Feeding Strategies for Parents

  • Allow kids to eat five to six small meals per day.
  • Allow them to eat when they are hungry and do not force them to eat when they are not.
  • Do not use food as a reward or punishment.
  • Be aware of the risk of choking in these age groups. Avoid foods that are round, hard, or do not easily dissolve in saliva (such as hot dogs, grapes, raw vegetables, popcorn, nuts, peanut butter, and hard candy).
  • Avoid feeding too many sweetened beverages (especially in the bottle); encourage them to drink plenty of water.

nonpathogenic: not promoting disease microorganisms: bacteria and protists; single-celled organisms gastrointestinal: related to the stomach and intestines microflora: microscopic organisms present in small numbers allergy: immune system reaction against substances that are otherwise harmless eczema: skin disease causing itching and flaking candidal: related to the yeast Candida cancer: uncontrolled cell growth gastric: related to the stomach acidity: measure of the tendency of a molecule to lose hydrogen ions, thus behaving as an acid bile: substance produced in the liver which suspends fats for absorption functional food: food whose health benefits are claimed to be higher than those traditionally assumed for similar types of foods

The preschool and toddler years often create anxiety in parents as food likes, dislikes, and requirements may change continuously. Understanding that these changes are a normal part of development, and understanding the nutritional requirements for this age group, will help parents make educated decisions. Parents should also be aware of the potential feeding problems of this group, and of the ways to prevent them. see also Baby Bottle Tooth Decay; Childhood Obesity.

Kirsten Herbes


Ballabriga, Angela, ed. (1996) Feeding from Toddlers to Adolescence. Philadelphia, PA: Lippincott-Raven.

Duyff, Roberta L. (1998). The American Dietetic Association's Complete Food & Nutrition Guide. Minneapolis, MN: Chronimed Publishing.

Herbest, Victor, and Subak-Sharpe, Genell J., eds. (1995). Total Nutrition: The Only Guide You'll Ever Need. New York, NY: St. Martin's Griffin.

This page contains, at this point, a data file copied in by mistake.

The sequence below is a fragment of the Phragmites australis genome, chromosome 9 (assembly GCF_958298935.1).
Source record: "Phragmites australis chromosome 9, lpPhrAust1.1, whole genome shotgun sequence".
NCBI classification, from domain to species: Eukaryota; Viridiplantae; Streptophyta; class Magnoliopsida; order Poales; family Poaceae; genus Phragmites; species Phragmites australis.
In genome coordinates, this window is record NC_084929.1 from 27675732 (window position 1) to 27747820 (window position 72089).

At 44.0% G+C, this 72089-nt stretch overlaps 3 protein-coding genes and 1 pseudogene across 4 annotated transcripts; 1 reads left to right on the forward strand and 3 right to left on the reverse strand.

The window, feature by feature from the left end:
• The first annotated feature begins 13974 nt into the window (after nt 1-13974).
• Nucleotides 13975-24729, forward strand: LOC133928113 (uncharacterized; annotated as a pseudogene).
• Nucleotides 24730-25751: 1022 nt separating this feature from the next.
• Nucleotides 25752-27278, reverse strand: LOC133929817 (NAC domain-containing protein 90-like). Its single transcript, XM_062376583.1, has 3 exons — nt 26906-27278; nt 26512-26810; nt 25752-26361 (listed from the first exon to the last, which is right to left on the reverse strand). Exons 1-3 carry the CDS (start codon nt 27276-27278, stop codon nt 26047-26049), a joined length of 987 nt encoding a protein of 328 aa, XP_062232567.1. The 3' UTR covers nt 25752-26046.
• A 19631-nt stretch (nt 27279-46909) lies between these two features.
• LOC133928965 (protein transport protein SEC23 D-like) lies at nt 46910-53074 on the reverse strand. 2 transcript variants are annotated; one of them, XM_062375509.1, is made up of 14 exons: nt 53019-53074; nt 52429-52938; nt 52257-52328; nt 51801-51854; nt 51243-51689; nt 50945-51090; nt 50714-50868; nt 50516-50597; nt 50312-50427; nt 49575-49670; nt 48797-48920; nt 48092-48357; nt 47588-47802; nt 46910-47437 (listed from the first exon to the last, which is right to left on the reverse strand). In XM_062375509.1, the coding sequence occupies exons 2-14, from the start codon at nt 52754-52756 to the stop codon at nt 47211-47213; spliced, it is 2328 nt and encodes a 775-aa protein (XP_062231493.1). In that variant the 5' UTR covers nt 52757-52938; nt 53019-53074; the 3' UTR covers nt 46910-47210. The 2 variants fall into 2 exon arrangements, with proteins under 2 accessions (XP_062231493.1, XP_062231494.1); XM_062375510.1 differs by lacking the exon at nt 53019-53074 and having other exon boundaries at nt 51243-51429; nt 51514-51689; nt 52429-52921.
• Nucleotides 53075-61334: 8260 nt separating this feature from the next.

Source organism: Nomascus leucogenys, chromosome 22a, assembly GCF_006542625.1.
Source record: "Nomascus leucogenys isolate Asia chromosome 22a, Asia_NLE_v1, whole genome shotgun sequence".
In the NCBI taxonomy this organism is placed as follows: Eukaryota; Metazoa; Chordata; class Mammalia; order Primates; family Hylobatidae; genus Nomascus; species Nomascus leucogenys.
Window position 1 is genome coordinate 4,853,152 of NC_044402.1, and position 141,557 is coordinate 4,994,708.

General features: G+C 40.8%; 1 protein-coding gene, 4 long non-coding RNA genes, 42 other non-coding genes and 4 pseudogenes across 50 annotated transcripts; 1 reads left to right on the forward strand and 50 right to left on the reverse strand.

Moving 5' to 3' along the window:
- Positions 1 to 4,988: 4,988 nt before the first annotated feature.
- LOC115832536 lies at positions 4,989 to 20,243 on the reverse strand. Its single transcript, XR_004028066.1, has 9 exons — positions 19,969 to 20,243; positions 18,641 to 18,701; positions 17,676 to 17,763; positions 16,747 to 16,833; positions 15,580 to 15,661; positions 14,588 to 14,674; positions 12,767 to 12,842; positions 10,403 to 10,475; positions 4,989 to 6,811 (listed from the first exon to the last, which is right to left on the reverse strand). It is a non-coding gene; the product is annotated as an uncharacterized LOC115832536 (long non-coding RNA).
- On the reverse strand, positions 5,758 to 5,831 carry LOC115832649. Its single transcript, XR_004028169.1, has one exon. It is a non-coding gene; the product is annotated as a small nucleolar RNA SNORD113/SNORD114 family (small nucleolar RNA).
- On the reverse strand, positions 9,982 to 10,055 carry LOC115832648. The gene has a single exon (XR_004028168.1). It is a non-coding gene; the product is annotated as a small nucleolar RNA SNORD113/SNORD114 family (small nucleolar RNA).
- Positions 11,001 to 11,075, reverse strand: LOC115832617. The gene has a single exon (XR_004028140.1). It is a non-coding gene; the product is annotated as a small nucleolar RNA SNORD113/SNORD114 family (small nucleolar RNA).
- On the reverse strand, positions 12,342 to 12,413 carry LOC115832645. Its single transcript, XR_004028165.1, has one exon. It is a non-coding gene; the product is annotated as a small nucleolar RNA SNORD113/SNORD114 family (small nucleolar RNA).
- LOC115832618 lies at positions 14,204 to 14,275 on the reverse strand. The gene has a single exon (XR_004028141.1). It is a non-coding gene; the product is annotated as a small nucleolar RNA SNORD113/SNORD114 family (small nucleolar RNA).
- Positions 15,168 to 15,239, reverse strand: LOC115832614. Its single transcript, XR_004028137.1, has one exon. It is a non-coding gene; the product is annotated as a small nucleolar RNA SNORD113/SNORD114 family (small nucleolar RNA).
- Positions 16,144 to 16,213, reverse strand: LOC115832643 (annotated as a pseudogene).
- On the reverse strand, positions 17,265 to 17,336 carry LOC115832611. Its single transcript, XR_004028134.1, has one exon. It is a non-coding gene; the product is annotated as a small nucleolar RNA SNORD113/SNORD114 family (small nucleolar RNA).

Hovasi Cox, Jance, ed. (1997) Nutrition Manual for At-Risk Infants and Toddlers. Chicago, IL: Precept Press.

Mahan, L. Kathleen, and Escott-Stump, Sylvia, eds. (2000). Krause's Food, Nutrition, and Diet Therapy, 10th ed. Philadelphia, PA: W. B. Saunders Company.

McWilliams, Margaret (1986). Nutrition for the Growing Years. New York, NY: Macmillan Publishing Company.

Queen Samor, Patricia; King Helm, Kathy; and Lang, Carol E. (1999). Handbook of Pediatric Nutrition, 2nd ed. Gaithersburg, MD: Aspen Publishers, Inc.

Tamborlane, William V., ed. (1997). The Yale Guide to Children's Nutrition. New Haven, CT: Yale University Press.

Wardlaw, Gordon M. (1999). Perspectives in Nutrition, 4th ed. New York, NY: WCB/ McGraw-Hill.

Internet Resources

American Dietetic Association. "Child Feeding." American Dietetic Association. Available from <http://www.eatright.com/healthy/child/>

American Dietetic Association. "Position of the ADA: Dietary Guidance for Healthy Children Aged 2 to 11 years." Available from <http://www.eatright.com/adap0199.html>

American Dietetic Association. "Food Guide Pyramid for Young Children." Available from <http://www.usda.gov/cnpp/kidspyra>

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